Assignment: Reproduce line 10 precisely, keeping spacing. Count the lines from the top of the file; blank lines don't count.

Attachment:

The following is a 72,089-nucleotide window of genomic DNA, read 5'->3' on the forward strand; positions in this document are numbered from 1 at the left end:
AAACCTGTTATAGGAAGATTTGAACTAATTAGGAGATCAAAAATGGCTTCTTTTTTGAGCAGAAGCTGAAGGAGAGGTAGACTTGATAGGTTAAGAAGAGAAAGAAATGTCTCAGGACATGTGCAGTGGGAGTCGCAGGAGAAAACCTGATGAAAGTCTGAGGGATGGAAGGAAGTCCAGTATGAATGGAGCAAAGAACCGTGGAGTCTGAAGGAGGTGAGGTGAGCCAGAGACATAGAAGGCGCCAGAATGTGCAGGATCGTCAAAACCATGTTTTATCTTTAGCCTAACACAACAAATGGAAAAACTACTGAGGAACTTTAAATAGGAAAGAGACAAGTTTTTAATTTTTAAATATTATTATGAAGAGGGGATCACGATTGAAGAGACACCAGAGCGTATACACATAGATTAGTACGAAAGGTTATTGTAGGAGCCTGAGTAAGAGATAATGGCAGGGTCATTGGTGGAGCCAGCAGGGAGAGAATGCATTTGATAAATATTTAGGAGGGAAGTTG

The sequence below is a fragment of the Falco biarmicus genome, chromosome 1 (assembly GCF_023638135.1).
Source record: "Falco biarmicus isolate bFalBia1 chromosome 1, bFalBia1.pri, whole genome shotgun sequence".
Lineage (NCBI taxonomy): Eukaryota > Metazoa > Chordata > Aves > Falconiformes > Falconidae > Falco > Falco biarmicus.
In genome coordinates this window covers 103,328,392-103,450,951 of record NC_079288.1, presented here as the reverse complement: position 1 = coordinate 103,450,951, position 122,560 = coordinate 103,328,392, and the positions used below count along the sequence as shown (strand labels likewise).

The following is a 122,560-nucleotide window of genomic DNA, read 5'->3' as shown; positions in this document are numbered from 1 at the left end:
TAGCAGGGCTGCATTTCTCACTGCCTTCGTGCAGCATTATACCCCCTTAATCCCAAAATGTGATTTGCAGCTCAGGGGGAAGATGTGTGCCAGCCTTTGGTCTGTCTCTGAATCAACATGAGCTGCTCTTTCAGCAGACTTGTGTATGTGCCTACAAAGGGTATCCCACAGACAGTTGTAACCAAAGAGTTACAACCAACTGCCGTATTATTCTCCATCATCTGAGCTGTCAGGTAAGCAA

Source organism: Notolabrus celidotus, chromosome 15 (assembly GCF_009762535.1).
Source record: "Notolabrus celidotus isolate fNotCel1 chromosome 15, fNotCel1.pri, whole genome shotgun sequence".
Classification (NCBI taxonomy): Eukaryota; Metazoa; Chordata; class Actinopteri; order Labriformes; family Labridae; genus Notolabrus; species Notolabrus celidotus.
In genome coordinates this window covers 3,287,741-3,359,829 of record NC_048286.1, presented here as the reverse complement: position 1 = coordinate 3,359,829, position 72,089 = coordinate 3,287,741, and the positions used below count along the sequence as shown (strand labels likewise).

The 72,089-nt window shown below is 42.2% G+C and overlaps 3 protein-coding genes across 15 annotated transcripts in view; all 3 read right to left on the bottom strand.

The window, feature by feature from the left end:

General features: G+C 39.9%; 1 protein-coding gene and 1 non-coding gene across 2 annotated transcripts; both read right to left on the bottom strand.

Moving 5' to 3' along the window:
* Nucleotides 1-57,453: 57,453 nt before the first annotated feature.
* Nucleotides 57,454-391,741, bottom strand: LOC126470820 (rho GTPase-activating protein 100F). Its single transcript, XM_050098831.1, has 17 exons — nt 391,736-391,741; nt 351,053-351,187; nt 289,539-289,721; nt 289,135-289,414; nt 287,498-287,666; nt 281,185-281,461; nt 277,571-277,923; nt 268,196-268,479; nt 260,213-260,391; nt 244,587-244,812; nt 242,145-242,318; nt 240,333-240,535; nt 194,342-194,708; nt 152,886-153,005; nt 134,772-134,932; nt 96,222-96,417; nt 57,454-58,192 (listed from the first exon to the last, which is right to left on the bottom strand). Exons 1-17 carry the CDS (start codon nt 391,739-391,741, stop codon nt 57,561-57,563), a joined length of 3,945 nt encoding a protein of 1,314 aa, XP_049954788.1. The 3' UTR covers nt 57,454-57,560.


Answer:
Source record: "Notolabrus celidotus isolate fNotCel1 chromosome 15, fNotCel1.pri, whole genome shotgun sequence".